The Hurt Locker is a 2009 American war thriller directed by Kathryn Bigelow. Shot in Jordan, the film is based on recently declassified information about a U.S. Army Explosive Ordnance Disposal (EOD) (bomb squad) team in present day Iraq. The Hurt Locker is written by Mark Boal, a freelance writer who was embedded with a bomb squad.
edit this info
The Hurt Locker was picked up by distributor Summit Entertainment. The film was released in the U.S. on June 26, 2009 in New York and Los Angeles, going wider on July 24, 2009.
The Hurt Locker follows a U.S. Army Explosive Ordnance Disposal (EOD) unit as it works to defuse a series of improvised explosive devices (IED) in the streets of Iraq.
When the team's long-time bomb technician is killed, he is quickly replaced with the intelligent but impulsive Sergeant First Class William James. Team members Sergeant JT Sanborn and Specialist Owen Eldridge are initially disturbed by William's reckless behavior, but they learn to work together as a unit. It soon becomes apparent that William actually craves the feeling of mortal danger that he experiences while defusing bombs.
As the unit deals with one explosive device after another, it confronts the unpredictable and extreme violence of a growing Iraqi insurgency. Team members struggle constantly to distinguish enemy insurgents from innocent Iraqis and to protect themselves while avoiding civilian casualties. As the group's tour of duty draws to a close, each member suffers visibly from the psychological strain of war. They begin to display guilt, helplessness, random aggression and a strong desire for revenge.
When the group's tour of duty ends only William chooses to return to Iraq. He discovers that he is hopelessly addicted to his work in the military and unfit for civilian life.
The Hurt Locker stars Jeremy Renner and Anthony Mackie, with appearances by Guy Pearce, Ralph Fiennes, Brian Geraghty, and Evangeline Lilly.
The script was written by first-time screenwriter Mark Boal, a freelance writer who has contributed to Playboy, The Village Voice and Rolling Stone magazines and who also wrote the short story that inspired the film In the Valley of Elah. Boal spent time embedded with a real bomb squad, which was a source for the story.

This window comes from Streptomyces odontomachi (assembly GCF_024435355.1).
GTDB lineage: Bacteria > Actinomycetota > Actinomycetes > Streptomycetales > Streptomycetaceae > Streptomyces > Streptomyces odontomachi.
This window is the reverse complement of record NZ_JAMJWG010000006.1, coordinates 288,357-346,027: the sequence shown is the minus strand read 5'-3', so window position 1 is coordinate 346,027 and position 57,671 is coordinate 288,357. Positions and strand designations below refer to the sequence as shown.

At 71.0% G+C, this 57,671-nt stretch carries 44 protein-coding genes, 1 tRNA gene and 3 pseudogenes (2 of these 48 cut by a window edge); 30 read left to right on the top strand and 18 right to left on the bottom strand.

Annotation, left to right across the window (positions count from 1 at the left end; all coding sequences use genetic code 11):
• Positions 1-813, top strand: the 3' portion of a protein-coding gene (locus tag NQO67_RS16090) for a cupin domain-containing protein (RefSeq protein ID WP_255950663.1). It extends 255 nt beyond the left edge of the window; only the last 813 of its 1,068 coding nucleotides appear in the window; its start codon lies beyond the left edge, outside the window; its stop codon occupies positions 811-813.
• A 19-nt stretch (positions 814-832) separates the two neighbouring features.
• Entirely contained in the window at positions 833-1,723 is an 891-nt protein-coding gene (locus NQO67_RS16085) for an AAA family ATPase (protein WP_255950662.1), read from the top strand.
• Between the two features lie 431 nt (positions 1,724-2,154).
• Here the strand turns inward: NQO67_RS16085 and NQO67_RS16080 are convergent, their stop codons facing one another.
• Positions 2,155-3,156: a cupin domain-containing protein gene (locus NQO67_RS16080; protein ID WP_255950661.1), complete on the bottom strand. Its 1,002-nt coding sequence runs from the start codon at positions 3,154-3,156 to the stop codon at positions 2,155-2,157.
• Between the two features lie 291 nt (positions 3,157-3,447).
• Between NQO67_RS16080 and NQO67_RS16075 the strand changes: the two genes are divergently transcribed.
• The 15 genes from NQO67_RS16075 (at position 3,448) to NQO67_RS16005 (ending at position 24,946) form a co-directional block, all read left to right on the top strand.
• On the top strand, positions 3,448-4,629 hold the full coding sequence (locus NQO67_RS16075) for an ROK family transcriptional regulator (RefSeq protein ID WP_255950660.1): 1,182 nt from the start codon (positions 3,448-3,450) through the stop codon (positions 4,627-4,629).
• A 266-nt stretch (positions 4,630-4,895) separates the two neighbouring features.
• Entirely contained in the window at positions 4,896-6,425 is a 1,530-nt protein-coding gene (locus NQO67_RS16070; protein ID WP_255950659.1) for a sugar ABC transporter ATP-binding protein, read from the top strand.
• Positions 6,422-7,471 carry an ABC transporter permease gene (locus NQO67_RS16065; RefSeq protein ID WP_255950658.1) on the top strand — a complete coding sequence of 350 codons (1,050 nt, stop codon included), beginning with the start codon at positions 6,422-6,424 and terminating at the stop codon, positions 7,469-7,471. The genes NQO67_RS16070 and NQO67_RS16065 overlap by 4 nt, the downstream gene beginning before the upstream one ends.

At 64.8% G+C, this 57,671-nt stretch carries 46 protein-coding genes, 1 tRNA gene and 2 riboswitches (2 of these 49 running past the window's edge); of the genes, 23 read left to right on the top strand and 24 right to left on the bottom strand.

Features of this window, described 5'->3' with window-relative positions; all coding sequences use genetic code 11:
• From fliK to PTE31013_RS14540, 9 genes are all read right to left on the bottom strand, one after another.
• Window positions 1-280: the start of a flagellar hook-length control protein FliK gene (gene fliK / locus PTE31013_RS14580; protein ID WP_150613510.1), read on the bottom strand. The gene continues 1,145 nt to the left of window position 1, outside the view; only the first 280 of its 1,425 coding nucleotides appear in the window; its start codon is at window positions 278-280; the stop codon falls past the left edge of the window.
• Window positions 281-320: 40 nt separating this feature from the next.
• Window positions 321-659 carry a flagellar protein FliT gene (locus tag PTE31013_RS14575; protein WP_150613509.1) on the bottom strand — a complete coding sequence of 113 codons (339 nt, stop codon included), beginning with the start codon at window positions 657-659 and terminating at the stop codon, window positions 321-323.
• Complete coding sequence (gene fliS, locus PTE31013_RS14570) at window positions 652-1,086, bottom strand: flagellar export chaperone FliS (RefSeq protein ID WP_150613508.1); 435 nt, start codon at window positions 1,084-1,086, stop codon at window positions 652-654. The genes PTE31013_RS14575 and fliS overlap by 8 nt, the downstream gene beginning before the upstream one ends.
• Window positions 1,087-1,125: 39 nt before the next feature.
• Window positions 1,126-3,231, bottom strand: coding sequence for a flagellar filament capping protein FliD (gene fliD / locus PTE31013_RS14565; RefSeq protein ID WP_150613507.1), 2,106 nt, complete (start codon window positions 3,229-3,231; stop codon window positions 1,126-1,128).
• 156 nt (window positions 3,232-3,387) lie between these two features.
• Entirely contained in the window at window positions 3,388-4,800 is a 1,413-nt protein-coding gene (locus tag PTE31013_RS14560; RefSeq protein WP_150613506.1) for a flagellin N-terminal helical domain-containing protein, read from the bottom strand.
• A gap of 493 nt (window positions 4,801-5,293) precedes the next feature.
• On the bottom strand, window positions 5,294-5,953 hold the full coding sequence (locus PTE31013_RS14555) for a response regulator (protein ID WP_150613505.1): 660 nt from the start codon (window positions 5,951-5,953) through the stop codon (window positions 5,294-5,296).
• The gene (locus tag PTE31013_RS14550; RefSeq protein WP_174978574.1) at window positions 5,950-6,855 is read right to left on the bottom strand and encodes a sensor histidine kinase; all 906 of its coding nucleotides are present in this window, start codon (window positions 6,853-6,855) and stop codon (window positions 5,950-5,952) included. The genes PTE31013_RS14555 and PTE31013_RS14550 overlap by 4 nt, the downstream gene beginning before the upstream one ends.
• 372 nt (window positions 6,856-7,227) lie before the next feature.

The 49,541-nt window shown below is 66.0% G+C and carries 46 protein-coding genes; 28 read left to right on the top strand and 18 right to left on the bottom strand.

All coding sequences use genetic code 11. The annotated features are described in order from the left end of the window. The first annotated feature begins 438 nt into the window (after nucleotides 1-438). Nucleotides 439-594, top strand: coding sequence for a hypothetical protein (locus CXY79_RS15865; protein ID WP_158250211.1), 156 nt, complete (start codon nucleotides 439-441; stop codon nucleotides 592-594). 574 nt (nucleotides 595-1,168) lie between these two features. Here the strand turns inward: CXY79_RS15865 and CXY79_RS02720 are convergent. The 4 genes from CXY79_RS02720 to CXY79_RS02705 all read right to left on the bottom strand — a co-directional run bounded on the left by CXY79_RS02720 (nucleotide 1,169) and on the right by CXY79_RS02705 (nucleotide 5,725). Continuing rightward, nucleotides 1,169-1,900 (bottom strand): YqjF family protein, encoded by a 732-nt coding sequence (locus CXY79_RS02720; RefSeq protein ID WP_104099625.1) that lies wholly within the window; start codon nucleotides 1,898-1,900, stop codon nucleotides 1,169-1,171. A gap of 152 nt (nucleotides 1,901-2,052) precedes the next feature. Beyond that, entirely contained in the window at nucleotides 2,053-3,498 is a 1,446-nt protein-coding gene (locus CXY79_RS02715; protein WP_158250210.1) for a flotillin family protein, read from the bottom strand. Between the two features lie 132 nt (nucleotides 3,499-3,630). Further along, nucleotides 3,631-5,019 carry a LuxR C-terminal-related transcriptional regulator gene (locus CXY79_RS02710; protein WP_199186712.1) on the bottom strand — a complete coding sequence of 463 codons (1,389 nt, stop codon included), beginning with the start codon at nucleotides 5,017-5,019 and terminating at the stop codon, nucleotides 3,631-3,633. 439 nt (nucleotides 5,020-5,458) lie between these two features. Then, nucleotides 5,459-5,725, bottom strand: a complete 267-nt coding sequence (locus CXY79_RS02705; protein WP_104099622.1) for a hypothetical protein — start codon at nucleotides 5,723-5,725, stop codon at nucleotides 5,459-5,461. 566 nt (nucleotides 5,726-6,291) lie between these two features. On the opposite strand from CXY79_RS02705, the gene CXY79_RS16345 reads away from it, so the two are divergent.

Other members of the key filmmaking crew include director of photography Barry Ackroyd, film editors Chris Innis and Bob Murawski, production designer Karl Júlíusson, production sound mixer Ray Beckett, and costume designer George Little. The film's real explosions and special effects were designed by Richard Stutsman and his team. The score was composed by Academy Award nominated composer Marco Beltrami and Buck Sanders.
The Hurt Locker was shot mainly on location in the Middle East, over forty-four days from July to September 2007, during the height of the Iraq war surge. Often four or more camera crews filmed simultaneously, which resulted in nearly 200 hours of footage. There were also two days of pick up shots filmed in or around Vancouver, Canada, to accommodate home town actress Evangeline Lilly.
Although the filmmakers scouted for locations in Morocco, director Kathryn Bigelow sought greater authenticity and decided to film in Jordan because of its close proximity to Iraq. Some of the locations were less than three miles from the Iraqi border. All the Iraqi roles in the film were played by displaced Iraqi war refugees living in Jordan, many of them trained actors who had been forced to flee their country. They included roles by Suhail Aldabbach, Nabil Koni, Feisal Sadoun, Imad Dadudi, Hasan Darwish, Wasfi Amour, Nibras Quassem, Nader Tarawneh and very notably Christopher Sayegh in the role of "Beckham", the Iraqi street vendor kid who befriends Staff Sergeant William James played by Jeremy Renner.
Lead actor Jeremy Renner, who trained with real EOD teams prior to shooting the film, says that great pains were taken to ensure the film's authenticity. According to Renner, shooting the film in the Middle East contributed to this. "There were two by fours with nails being dropped from two-story buildings that hit me in the helmet and they were throwing rocks... we got shot at a few times while we were filming," Renner said. "When you see it, you're gonna feel like you've been in war."
"You can't fake that amount of heat," Anthony Mackie who plays Sgt. Sanborn says, adding, "When you are on set and all of the extras are Iraqi refugees, it really informs the movie that you're making. When you start hearing the stories from a true perspective... of people who were actually there, it gives you a clear viewpoint of where you are as an artist and the story you would like to tell. It was a great experience to be there."
According to screenwriter Boal, "It's the first movie about the Iraq war that purports to show the experience of the soldiers." "We wanted to show the kinds of things that soldiers go through that you can't see on CNN." He adds, "Most war movies don't come out until after the war is over. It's really exciting for me, coming out of the world of journalism, to have a movie come out about a conflict while the conflict is still going on."